Next up in my series about people who write historical fiction is Carol Maginn, who shares with us her journey into history and its influence on her writing. She also tells us how she avoids the pitfalls of historical research – and I know from my own experience what those are!
The lure of history!
Hello Vanessa, and thank you so much for inviting me onto your blog! My pleasure, Carol (Vanessa).
Like many readers, I’ve enjoyed historical novelists such as Robert Harris, Sarah Waters, Kate Atkinson, and, of course, the fabulous Hilary Mantel. I’ve been happy to be immersed in their versions of the past. But as a writer, it didn’t occur to me to venture into this territory for quite some time. My first two novels, Ruin and Daniel Taylor, are both set firmly in some approximation of the present.
But….something had been lurking. It had to do with my home city, watery Liverpool, whose history lingers in great Gothic buildings, statues and streets, and in particular with the Adelphi Hotel. It’s still there, in a glamorous 1914 version, but the older hotel was world-famous. Charles Dickens counted its manager, James Radley, as a friend, and writers including Nathaniel Hawthorne (who was American consul in Liverpool) and Robert Louis Stevenson were among its guests. Combine this with an interest in the 19th century’s fascination with the supernatural, and the result is The Case of the Adelphi.
It taught me a lot about working with the past. The best advice I was given was: get on and tell the story, and then check what you need to. Otherwise, the research can go on quite literally forever. I did read a lot, and I researched some details: Was the word ‘sneaky’ one that would have been used in 1856? How long did the journey from Liverpool to New York take? What songs were popular then? But this was background, not foreground. It was more to make sure that there weren’t the kind of clunking mistakes that sometimes show up in historical TV – the plastic cat flap in a Victorian door, the digital watch on an Edwardian wrist.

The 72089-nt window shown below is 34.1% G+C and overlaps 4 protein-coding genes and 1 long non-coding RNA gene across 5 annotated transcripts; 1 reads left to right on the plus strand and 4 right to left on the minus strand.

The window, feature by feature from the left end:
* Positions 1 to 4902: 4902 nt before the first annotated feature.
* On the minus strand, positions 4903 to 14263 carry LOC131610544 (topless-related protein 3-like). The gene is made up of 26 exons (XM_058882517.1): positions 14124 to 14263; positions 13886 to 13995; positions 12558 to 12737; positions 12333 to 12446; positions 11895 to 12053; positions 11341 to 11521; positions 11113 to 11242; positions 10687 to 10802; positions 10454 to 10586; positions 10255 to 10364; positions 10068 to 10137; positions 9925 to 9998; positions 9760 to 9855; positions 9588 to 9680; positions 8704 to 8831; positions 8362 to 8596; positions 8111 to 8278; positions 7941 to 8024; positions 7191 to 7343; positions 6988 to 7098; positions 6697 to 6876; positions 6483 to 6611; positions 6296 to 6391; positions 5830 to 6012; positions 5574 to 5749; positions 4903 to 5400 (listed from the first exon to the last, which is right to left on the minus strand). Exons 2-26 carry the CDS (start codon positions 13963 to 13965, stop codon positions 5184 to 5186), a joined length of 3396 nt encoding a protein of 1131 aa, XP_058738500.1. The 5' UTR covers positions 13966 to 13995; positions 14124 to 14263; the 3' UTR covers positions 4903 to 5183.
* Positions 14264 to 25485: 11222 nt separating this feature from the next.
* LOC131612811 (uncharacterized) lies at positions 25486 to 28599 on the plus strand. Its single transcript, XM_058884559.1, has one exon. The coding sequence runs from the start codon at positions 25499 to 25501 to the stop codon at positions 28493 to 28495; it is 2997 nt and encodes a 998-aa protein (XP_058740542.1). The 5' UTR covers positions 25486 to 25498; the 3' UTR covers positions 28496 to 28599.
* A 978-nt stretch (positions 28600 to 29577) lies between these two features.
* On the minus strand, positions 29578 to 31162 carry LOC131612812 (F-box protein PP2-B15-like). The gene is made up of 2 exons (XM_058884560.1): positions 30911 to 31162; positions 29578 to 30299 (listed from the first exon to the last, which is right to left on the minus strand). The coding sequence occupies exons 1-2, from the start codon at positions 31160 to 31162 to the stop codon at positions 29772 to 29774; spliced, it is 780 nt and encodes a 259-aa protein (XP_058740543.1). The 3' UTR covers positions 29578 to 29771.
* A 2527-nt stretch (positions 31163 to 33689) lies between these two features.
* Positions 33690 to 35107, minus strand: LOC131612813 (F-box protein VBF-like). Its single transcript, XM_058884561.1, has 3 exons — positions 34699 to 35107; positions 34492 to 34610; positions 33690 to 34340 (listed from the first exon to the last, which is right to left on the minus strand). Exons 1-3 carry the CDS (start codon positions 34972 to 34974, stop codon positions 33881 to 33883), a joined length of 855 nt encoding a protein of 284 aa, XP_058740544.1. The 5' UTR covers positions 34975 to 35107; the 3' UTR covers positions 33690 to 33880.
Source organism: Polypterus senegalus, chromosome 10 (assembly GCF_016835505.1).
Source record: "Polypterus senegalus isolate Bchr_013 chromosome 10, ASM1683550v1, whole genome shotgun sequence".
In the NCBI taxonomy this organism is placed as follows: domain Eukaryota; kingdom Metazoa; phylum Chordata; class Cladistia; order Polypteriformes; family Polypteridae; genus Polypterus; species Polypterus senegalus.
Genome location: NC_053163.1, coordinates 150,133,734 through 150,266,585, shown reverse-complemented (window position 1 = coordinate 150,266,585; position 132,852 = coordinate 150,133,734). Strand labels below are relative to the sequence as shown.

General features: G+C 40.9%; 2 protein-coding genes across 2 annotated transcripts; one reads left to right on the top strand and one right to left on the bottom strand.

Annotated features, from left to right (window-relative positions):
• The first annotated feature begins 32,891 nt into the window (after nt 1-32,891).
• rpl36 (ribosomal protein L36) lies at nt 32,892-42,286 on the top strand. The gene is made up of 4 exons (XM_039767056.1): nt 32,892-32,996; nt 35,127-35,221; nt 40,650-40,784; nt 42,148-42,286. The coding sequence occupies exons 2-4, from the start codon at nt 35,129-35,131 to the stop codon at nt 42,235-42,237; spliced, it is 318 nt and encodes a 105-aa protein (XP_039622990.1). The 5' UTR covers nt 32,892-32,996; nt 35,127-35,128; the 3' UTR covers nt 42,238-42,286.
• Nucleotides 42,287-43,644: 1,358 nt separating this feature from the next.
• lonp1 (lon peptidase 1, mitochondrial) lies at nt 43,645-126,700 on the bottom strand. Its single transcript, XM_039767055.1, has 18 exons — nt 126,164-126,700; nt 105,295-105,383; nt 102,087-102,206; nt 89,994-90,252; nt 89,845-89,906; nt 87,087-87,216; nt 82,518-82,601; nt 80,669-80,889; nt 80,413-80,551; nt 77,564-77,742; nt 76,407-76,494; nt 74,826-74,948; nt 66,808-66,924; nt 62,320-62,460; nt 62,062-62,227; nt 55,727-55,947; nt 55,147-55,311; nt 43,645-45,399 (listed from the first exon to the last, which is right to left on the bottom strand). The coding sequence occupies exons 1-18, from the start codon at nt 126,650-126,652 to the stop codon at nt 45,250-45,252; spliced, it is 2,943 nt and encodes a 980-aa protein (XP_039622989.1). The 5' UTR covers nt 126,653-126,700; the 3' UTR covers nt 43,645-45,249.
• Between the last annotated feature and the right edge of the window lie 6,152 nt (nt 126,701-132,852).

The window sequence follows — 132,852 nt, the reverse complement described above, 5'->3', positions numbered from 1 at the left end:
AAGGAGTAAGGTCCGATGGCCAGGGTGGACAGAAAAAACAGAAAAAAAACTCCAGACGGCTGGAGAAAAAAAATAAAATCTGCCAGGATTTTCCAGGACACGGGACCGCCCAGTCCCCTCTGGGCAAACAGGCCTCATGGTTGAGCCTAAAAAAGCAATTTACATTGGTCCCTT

And having finally finished Adelphi, I found myself with far more knowledge than I’d ever expected to possess about such matters as steam-powered luggage hoists. It seemed like a waste not to use some of it. Because Liverpool and New York had strong links – through shipping, both passenger and freight, and commerce – my reading had extended to that other city. Like Liverpool, its 19th-century development had been rapid, chaotic, and astonishing.
What if….what if three young women, from different backgrounds, found that their paths crossed in the New York of the 1880s, and their fortunes gradually became entangled? This is what I’m working on now. The provisional title is Taking New York, and I’d like to say that it’s going like a dream, but actually it’s taking shape slowly.
It isn’t easy to project back into a time when opportunities for most people – and especially women – were so very few and so circumscribed, and when slavery had been abolished just a single generation ago. And yet this was also a time of dynamism, innovation and energy, in a city whose politics were so outrageously corrupt that its Council was nicknamed ‘The Forty Thieves.’
It looks like I’m going to be here for some time yet….!
About Carol Maginn
Carol is a writer, teacher and lawyer. She’s currently setting up The Live Law Project in Liverpool, to bring lawyers and young people together, working on her fourth novel, and teaching English as a Second Language.
Having been born in Liverpool, she’s lived in places including Sheffield, Manchester, Kokopo, Rome and Edinburgh, but is somehow back in her home city again. Her superpower would be the ability to bring time to a clattering standstill now and then, and her all-time favourite band is probably Sly and the Family Stone.
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Copyright © Vanessa Couchman, Carol Maginn 2017, all rights reserved.